The Day they Dropped the Bomb
August 6th 1945 marked the start of a terrifying new episode in human history. This documentary marks the 70th anniversary of the day when the world's first atomic bomb was dropped on the Japanese city of Hiroshima by a Boeing B-29 USAF Superfortress bomber, nicknamed Enola Gay after the pilot's mother". Up to 80,000 people - 30 per cent of the population - were killed by the blast and resulting firestorm and over 70,000 were injured. This documentary gives a minute-by-minute account of what happened on that fateful day, through the testimony of people who were there and rarely-seen archive footage from the time. Made on location in Hiroshima and the USA, it features unique interviews with eyewitnesses who have seldom, if ever, spoken about the experience. Several of them are no longer alive, they include the last surviving member of the crew of the Enola Gay - navigator Dutch Van Kirk who died in July 2014.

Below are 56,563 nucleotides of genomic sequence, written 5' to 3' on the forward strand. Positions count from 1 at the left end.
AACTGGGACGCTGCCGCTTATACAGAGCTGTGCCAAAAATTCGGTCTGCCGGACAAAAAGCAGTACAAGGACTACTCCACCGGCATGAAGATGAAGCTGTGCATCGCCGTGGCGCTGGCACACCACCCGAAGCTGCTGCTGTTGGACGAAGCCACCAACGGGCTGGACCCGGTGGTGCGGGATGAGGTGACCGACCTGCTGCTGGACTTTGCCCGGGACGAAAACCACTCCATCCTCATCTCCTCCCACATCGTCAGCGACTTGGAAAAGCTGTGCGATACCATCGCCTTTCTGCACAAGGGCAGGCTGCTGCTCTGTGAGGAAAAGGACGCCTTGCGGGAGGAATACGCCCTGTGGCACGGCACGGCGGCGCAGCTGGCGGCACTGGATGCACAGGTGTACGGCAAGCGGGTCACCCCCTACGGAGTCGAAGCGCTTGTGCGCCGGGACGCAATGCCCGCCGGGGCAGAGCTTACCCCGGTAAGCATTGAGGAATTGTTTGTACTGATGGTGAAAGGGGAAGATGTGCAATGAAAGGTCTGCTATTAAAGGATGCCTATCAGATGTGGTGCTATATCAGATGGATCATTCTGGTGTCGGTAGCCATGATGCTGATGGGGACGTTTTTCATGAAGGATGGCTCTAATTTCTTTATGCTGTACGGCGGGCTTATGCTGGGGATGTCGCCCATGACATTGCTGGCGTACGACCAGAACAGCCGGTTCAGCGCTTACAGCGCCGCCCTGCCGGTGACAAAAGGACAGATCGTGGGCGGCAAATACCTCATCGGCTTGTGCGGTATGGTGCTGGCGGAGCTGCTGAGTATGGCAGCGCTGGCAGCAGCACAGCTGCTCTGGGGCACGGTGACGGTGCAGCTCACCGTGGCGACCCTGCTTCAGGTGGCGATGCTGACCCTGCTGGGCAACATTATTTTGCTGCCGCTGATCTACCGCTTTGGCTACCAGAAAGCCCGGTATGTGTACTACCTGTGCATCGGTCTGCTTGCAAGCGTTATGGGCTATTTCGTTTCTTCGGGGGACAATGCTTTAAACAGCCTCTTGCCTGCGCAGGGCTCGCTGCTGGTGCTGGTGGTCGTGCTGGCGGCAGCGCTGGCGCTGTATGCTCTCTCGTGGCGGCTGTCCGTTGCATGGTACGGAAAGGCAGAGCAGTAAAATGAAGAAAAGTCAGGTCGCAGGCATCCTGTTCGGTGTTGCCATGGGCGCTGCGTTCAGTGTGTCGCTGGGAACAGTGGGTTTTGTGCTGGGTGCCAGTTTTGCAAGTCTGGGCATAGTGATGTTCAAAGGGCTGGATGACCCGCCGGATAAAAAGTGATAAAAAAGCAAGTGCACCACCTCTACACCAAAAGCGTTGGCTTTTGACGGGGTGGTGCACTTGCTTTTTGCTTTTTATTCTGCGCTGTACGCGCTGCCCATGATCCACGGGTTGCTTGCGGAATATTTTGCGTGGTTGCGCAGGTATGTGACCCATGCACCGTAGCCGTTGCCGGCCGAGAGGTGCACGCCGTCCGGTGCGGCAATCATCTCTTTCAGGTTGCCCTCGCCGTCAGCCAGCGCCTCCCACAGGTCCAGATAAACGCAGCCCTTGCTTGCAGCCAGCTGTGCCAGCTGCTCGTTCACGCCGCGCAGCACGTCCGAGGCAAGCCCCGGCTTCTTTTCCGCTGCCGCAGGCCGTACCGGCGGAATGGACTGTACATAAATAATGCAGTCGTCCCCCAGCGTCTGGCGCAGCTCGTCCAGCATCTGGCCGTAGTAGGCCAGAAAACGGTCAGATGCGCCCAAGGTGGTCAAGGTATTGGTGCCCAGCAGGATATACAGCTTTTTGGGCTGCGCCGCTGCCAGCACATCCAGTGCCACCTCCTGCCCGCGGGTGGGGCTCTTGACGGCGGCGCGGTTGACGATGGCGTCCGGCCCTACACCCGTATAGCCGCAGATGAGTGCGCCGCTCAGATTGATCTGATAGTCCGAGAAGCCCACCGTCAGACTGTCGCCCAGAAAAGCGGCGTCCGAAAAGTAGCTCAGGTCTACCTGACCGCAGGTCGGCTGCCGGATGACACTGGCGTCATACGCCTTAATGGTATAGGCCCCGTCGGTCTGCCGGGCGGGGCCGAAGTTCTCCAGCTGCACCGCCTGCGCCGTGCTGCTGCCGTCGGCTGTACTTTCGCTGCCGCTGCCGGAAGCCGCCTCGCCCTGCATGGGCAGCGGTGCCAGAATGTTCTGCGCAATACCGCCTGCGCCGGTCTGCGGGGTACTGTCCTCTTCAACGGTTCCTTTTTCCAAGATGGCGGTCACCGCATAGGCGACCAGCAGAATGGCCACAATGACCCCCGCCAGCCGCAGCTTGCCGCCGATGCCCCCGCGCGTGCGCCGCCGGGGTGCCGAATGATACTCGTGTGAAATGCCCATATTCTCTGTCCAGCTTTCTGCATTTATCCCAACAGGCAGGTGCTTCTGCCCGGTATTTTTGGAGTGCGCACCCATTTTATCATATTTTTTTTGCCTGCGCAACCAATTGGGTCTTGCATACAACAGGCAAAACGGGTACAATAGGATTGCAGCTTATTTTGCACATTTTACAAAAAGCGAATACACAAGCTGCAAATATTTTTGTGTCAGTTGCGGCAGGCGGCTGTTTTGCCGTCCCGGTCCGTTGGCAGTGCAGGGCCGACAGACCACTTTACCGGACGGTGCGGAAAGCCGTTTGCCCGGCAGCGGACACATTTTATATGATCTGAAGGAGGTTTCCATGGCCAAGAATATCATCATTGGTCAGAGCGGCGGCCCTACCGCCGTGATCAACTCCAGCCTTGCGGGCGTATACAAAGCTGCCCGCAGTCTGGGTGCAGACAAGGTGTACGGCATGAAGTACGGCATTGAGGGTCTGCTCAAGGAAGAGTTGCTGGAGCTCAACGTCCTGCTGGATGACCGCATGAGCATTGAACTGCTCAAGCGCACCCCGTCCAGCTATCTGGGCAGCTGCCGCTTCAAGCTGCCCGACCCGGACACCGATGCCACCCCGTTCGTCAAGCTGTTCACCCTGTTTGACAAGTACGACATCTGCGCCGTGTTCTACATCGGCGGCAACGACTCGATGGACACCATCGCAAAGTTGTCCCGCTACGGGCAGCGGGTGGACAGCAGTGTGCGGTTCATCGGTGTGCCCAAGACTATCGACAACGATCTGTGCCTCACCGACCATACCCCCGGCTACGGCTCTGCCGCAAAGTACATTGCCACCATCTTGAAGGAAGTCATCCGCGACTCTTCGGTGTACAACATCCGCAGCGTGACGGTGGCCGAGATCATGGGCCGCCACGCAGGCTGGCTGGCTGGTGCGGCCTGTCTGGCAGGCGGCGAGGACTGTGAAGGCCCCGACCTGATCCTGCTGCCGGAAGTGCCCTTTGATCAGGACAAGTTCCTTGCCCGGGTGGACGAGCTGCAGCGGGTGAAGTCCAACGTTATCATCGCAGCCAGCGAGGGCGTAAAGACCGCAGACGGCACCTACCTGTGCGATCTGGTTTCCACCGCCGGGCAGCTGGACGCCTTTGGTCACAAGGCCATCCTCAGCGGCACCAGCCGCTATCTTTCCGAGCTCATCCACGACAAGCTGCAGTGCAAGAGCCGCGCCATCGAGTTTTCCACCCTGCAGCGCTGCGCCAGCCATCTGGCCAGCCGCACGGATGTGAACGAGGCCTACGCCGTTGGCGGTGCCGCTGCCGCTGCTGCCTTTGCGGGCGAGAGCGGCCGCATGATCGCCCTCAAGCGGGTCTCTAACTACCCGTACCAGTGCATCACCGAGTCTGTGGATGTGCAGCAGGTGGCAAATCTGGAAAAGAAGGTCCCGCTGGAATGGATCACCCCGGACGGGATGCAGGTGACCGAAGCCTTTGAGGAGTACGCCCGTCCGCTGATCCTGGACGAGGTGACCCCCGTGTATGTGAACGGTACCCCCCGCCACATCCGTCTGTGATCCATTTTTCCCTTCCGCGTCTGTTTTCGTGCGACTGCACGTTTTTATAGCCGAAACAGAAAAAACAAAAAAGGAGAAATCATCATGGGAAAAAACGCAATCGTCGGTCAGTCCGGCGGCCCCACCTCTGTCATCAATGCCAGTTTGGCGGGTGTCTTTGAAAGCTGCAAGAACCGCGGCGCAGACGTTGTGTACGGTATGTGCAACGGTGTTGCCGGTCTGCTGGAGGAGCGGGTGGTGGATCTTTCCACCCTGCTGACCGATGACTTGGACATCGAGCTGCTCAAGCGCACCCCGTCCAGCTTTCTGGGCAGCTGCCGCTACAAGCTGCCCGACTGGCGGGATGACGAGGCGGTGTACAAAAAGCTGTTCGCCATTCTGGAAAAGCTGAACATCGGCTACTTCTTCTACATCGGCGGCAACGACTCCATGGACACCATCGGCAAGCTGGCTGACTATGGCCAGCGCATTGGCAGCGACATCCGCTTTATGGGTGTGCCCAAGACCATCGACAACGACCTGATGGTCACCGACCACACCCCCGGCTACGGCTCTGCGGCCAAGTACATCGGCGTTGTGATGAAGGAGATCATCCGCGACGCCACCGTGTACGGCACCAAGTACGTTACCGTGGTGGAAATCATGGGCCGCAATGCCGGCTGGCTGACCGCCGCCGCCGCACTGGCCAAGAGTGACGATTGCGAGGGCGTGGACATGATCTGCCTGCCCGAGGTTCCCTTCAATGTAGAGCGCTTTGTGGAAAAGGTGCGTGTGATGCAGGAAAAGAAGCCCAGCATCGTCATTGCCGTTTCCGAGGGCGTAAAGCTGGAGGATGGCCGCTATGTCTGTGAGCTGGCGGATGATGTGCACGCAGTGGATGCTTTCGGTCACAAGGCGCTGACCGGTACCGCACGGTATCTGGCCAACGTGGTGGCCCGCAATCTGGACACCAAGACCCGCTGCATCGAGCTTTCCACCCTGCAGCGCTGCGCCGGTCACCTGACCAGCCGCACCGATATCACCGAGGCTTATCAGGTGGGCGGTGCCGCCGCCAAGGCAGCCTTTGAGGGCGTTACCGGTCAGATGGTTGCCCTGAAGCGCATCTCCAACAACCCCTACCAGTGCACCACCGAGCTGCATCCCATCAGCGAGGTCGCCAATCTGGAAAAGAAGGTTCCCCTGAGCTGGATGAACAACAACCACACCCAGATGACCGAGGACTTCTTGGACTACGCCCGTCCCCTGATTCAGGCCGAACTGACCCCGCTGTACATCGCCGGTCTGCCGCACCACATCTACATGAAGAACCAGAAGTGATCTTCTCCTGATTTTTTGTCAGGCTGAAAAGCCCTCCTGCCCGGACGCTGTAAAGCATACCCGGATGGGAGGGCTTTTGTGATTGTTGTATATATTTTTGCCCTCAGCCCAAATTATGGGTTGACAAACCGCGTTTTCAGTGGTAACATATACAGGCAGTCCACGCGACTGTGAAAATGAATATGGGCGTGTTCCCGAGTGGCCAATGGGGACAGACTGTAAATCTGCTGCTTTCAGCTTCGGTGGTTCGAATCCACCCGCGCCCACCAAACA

How the Universe Works Season 4
Shock and Awe: The Story of Electricity
Stephen Hawking's Favorite Places
The Sound and the Fury
The Human Body
The Germanic Tribes
Planet Earth II